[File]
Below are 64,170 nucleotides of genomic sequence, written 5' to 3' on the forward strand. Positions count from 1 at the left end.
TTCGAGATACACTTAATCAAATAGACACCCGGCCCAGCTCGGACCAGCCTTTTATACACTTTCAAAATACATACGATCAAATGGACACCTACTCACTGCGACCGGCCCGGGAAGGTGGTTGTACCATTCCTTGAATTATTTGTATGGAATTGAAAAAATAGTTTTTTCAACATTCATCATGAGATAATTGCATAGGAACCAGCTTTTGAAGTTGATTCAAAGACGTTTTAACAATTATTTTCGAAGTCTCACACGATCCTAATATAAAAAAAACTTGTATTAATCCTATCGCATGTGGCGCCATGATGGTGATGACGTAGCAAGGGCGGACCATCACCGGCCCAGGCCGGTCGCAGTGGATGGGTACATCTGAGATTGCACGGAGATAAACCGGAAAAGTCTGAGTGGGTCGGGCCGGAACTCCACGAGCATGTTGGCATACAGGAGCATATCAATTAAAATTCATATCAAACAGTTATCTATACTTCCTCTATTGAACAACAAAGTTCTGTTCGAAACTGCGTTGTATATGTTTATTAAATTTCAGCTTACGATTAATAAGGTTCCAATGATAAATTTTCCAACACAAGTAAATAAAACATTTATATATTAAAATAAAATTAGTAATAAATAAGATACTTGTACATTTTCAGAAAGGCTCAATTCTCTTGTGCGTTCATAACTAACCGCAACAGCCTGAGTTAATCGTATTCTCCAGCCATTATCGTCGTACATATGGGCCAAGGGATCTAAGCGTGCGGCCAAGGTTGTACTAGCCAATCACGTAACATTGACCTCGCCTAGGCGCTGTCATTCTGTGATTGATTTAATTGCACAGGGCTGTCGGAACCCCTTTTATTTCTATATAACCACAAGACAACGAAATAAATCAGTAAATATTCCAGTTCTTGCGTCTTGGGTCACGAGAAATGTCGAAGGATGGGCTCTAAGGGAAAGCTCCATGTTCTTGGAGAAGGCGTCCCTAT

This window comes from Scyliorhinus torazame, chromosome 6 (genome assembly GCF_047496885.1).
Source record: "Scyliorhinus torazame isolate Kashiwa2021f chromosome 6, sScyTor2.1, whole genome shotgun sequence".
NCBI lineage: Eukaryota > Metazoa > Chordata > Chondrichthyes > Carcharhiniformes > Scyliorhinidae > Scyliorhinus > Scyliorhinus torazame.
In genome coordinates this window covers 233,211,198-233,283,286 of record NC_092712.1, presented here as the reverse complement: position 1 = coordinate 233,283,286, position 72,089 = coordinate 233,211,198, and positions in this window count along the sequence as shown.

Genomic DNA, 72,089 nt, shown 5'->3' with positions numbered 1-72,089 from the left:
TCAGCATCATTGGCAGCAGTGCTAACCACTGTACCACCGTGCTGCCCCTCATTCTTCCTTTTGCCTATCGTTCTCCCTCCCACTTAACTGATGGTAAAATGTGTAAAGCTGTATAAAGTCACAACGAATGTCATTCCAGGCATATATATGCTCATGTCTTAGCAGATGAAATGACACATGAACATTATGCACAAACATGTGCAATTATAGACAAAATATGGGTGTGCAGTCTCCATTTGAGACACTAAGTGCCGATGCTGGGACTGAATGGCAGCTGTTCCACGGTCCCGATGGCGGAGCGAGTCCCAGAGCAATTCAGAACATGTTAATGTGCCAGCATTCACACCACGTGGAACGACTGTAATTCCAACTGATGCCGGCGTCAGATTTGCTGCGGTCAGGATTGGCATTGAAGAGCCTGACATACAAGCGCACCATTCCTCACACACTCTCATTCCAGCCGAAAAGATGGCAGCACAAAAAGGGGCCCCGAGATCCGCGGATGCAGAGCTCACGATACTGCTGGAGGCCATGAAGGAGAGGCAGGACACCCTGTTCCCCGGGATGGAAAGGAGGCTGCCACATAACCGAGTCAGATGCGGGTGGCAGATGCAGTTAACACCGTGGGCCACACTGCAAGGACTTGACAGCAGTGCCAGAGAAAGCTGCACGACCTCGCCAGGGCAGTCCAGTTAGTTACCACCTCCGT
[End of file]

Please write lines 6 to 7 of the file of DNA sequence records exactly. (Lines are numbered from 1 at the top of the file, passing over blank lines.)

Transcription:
In genome coordinates this window covers 233,211,198-233,283,286 of record NC_092712.1, presented here as the reverse complement: position 1 = coordinate 233,283,286, position 72,089 = coordinate 233,211,198, and positions in this window count along the sequence as shown.

Genomic DNA, 72,089 nt, shown 5'->3' with positions numbered 1-72,089 from the left: